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COOKIES BY DESIGN - Tips/Tricks Thread - Page 6

post #76 of 127
Julia,

Well...I can answer some of this...

The baker arrives @ the shop very early in the morning, and looks at the orders to be delivered that day, and gets all the appropriate shapes cut n baked first thing. He's 90% done by 7:30am. They're put on covered cooling racks for the decorators when they come in. Decorators then take a look at the orders, and divide the work up into similar cookies/ colors so as not to have much, if any duplication of effort.

The drying time question is the difficult one, because their icing recipe is probably THE most-guarded secret of the company. I don't know how they get the soft inside of the icing, but crusted and set enough to hold its shape. Not having tried the crusting BC recipe from CC, I couldn't say if it's a close match, or not. Something worth investigating, at any rate.

They do not "paint" their icing onto the cookies. Background colors, if any, are spread with small, broad spats, akin to spreaders without the "teeth" on one side. That sets for a few minutes, then the other details are piped on.

Placed back onto cooling racks, the cookies wait to be assembled into bouquets and delivered.

Now they usually have 2 deliveries per day. One in the morning, with cookies done the day before. (sometimes, with breakage during decorating or packaging, cookies must be decorated "on-the-fly" first thing to complete those orders.) Then they have the afternoon delivery of cookies made that day.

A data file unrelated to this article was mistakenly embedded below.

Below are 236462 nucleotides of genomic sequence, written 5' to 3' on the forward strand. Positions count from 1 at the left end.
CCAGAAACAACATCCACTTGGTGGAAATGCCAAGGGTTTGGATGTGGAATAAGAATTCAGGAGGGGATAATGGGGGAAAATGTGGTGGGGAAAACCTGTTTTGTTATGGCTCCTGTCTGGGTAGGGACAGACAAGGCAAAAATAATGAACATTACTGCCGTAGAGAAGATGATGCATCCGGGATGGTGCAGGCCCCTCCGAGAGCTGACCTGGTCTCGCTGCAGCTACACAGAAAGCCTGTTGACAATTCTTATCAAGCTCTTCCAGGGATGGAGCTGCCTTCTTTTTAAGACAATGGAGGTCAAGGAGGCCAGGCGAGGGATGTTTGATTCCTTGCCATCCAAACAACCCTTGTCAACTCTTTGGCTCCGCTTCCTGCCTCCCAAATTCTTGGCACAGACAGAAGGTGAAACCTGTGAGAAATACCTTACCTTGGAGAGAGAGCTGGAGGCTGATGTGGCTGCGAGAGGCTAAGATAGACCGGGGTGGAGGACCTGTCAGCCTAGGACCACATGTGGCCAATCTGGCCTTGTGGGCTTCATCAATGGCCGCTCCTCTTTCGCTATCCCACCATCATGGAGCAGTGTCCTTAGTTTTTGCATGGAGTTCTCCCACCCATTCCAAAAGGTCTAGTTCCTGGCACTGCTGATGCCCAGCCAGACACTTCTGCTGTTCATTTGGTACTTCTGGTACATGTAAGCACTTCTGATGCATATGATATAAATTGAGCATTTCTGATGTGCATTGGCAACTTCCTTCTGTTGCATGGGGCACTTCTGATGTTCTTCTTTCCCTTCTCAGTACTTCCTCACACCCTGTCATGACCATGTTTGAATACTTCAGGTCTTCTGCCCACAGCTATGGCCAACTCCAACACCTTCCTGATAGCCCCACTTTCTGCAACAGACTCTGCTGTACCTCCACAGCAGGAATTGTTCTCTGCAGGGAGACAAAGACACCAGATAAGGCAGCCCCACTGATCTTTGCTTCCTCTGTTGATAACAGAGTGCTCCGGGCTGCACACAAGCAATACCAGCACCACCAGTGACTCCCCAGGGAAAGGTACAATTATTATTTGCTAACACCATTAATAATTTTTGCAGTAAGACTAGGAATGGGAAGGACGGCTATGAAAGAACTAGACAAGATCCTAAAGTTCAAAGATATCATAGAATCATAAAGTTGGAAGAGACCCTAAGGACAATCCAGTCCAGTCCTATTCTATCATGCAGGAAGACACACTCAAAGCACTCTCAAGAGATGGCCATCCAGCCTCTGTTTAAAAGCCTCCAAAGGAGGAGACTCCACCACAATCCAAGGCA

I hope this helps answer some of what you're looking for. If there's anything else you can think of, PM me, and I'll do my best to provide further info.

~ Scott
Our perfect companions never have fewer than four feet. - Colette
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Our perfect companions never have fewer than four feet. - Colette
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post #77 of 127
Im really intersted in the cookie drill. is it a regular hand drill? Do they use stainless steel drill bits?

Any help would be great!

Thanks! thumbs_up.gif
post #78 of 127
mitsel8,
Do you outline your cookies with the black then paint the inside? Can you paint without outlining? Also, what tip number do you use to outline your cookies? You do great work!
post #79 of 127
Scott-
Do you know what size tips they used for details and outlines?
Thanks for all this information! It's fun to hear about the mass production of cookies.

megamere-
I will PM you about the painting.
Thanks for the compliments!

Leslie
post #80 of 127
I am currently a baker at cookies by design and i can say that there is nonting secret about the frosting or any of the cookies. It is amazing to watch the girls decorate the cookies and i still dont get how they can make them so perfect all the time.
post #81 of 127
Quote:
Originally Posted by mitsel8

Scott-
Do you know what size tips they used for details and outlines?
Thanks for all this information! It's fun to hear about the mass production of cookies.

Leslie



Leslie,

I recall that most of their outlines are done with a no. 2 or no. 3 tip. and filling in the details is usually a no. 4 or larger, depending on the size of the area to be covered. I'm exhausted tonight, so I could be mis-remembering. If with tomorrow dawns some new brain cells, I'll edit this post with the correct info.

Scott
Our perfect companions never have fewer than four feet. - Colette
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Our perfect companions never have fewer than four feet. - Colette
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post #82 of 127